Disable notification emails        
View/manage group-level Kubernetes cluster      

Subgroup permissions

When you add a member to a subgroup, they inherit the membership and permission level from the parent group. This model allows access to nested groups if you have membership in one of its parents.

To learn more, read through the documentation on subgroups memberships.

External users

In cases where it is desired that a user has access only to some internal or private projects, there is the option of creating External Users. This feature may be useful when for example a contractor is working on a given project and should only have access to that project.

External users:

  • Cannot create groups or projects.
  • Can only access projects to which they are explicitly granted access, thus hiding all other internal or private ones from them (like being logged out).

Access can be granted by adding the user as member to the project or group. They will, like usual users, receive a role in the project or group with all the abilities that are mentioned in the permissions table above. For example, if an external user is added as Guest, and your project is private, they will not have access to the code; you would need to grant the external user access at the Reporter level or above if you want them to have access to the code. You should always take into account the project’s visibility and permissions settings as well as the permission level of the user.

Note: External users still count towards a license seat.

An administrator can flag a user as external by either of the following methods:

  • Either through the API.
  • Or by navigating to the Admin area > Overview > Users to create a new user or edit an existing one. There, you will find the option to flag the user as external.

Setting new users to external

By default, new users are not set as external users. This behavior can be changed by an administrator under the Admin Area > Settings > General > Account and limit page.

If you change the default behavior of creating new users as external, you will have the option to narrow it down by defining a set of internal users. The Internal users field allows specifying an email address regex pattern to identify default internal users. New users whose email address matches the regex pattern will be set to internal by default rather than an external collaborator.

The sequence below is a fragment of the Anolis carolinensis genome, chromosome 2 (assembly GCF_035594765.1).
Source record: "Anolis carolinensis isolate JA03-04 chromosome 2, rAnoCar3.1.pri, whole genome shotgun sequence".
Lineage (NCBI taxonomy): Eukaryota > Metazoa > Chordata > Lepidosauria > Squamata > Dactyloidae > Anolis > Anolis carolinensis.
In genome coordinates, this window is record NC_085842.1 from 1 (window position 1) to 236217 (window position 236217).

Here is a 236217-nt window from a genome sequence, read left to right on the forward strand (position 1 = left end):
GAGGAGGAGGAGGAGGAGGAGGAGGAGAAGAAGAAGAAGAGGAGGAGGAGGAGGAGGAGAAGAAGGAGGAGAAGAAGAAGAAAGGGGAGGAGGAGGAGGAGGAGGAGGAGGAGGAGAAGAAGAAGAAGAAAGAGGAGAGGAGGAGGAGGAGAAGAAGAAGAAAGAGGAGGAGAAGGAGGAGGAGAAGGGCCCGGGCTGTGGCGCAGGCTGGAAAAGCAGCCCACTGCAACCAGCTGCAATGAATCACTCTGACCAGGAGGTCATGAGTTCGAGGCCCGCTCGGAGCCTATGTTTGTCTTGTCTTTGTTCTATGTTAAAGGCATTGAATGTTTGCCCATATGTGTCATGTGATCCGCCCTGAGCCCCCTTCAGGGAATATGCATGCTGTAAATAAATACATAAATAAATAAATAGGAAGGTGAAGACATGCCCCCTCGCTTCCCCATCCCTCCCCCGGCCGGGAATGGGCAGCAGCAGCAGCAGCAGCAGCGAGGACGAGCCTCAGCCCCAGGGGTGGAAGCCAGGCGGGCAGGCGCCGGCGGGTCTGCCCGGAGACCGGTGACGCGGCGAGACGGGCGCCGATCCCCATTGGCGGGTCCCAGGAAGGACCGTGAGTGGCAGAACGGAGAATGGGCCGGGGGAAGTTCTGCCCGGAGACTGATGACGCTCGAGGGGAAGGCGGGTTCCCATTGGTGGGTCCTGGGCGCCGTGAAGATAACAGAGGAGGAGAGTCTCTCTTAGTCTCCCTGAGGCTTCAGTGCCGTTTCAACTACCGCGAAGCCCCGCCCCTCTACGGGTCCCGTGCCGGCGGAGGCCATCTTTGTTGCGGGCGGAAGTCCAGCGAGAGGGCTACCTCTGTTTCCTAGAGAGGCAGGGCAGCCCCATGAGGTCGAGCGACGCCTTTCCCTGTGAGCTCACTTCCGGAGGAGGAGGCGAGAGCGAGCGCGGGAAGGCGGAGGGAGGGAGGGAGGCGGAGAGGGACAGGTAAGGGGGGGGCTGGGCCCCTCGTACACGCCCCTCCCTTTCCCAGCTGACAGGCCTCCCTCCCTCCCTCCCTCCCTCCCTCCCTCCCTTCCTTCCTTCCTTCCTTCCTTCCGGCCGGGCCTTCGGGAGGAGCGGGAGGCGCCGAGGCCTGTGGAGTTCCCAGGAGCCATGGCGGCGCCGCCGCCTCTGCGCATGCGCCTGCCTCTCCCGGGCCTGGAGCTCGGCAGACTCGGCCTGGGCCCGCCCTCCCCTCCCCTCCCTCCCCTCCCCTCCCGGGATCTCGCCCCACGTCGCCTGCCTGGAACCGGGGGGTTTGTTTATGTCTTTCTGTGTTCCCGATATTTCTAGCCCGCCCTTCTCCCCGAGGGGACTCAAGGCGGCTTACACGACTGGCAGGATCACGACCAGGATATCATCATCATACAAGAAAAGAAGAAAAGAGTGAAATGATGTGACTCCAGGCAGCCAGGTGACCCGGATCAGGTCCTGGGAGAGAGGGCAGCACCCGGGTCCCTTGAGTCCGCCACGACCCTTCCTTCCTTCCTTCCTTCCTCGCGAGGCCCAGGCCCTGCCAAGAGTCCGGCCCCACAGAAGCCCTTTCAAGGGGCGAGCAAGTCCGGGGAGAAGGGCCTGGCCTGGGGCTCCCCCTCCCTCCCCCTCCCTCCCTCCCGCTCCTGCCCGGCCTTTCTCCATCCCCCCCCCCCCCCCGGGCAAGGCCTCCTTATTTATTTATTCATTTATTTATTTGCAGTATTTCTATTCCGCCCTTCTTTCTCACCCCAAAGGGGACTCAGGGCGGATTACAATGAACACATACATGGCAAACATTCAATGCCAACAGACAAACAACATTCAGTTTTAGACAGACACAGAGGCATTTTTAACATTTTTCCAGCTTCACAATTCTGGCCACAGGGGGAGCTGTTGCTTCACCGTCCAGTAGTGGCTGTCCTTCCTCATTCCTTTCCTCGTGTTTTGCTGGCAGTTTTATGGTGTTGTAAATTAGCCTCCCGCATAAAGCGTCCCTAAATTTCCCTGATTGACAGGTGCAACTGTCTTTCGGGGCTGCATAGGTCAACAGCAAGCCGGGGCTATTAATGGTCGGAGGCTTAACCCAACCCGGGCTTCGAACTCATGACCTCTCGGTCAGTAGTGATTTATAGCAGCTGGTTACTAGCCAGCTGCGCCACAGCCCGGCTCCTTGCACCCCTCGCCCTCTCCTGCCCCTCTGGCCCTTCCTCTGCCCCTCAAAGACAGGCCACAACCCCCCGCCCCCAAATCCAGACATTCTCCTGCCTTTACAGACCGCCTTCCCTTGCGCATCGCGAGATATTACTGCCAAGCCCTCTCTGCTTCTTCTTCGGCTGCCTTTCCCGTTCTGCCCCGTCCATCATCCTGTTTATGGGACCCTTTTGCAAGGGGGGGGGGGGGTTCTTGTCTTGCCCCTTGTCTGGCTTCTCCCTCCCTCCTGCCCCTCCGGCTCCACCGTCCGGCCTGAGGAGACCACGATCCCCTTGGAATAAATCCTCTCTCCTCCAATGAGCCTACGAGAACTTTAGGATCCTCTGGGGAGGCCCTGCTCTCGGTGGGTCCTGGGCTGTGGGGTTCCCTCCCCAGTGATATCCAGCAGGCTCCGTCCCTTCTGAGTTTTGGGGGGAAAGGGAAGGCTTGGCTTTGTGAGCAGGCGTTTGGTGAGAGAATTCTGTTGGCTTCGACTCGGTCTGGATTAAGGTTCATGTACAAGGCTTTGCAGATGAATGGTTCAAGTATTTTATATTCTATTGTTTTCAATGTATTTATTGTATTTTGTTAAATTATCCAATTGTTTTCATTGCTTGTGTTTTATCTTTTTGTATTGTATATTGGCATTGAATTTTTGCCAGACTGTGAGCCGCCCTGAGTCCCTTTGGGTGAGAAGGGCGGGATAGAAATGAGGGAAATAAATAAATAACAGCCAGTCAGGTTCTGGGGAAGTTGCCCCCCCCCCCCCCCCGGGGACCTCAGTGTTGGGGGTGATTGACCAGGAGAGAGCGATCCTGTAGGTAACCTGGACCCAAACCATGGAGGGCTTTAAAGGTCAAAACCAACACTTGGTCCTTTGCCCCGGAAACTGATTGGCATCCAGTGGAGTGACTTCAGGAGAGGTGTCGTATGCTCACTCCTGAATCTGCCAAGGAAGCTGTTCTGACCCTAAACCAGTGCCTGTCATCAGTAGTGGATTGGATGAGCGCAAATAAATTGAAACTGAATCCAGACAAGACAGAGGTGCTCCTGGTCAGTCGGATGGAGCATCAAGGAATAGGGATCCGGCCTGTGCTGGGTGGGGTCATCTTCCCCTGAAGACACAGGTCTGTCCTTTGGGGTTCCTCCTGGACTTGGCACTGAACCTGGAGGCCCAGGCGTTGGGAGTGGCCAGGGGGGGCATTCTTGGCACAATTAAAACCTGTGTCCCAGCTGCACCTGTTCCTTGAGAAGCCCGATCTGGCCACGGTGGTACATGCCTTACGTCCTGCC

The regex pattern format is Ruby, but it needs to be convertible to JavaScript, and the ignore case flag will be set (/regex pattern/i). Here are some examples:

  • Use \.internal@domain\.com$ to mark email addresses ending with .internal@domain.com as internal.
  • Use ^(?:(?!\.ext@domain\.com).)*$\r? to mark users with email addresses NOT including .ext@domain.com as internal.
Warning: Be aware that this regex could lead to a regular expression denial of service (ReDoS) attack.

Free Guest users

When a user is given Guest permissions on a project, group, or both, and holds no higher permission level on any other project or group on the GitLab instance, the user is considered a guest user by GitLab and will not consume a license seat. There is no other specific “guest” designation for newly created users.

If the user is assigned a higher role on any projects or groups, the user will take a license seat. If a user creates a project, the user becomes a Maintainer on the project, resulting in the use of a license seat. Also, note that if your project is internal or private, Guest users will have all the abilities that are mentioned in the permissions table above (they will not be able to browse the project’s repository for example).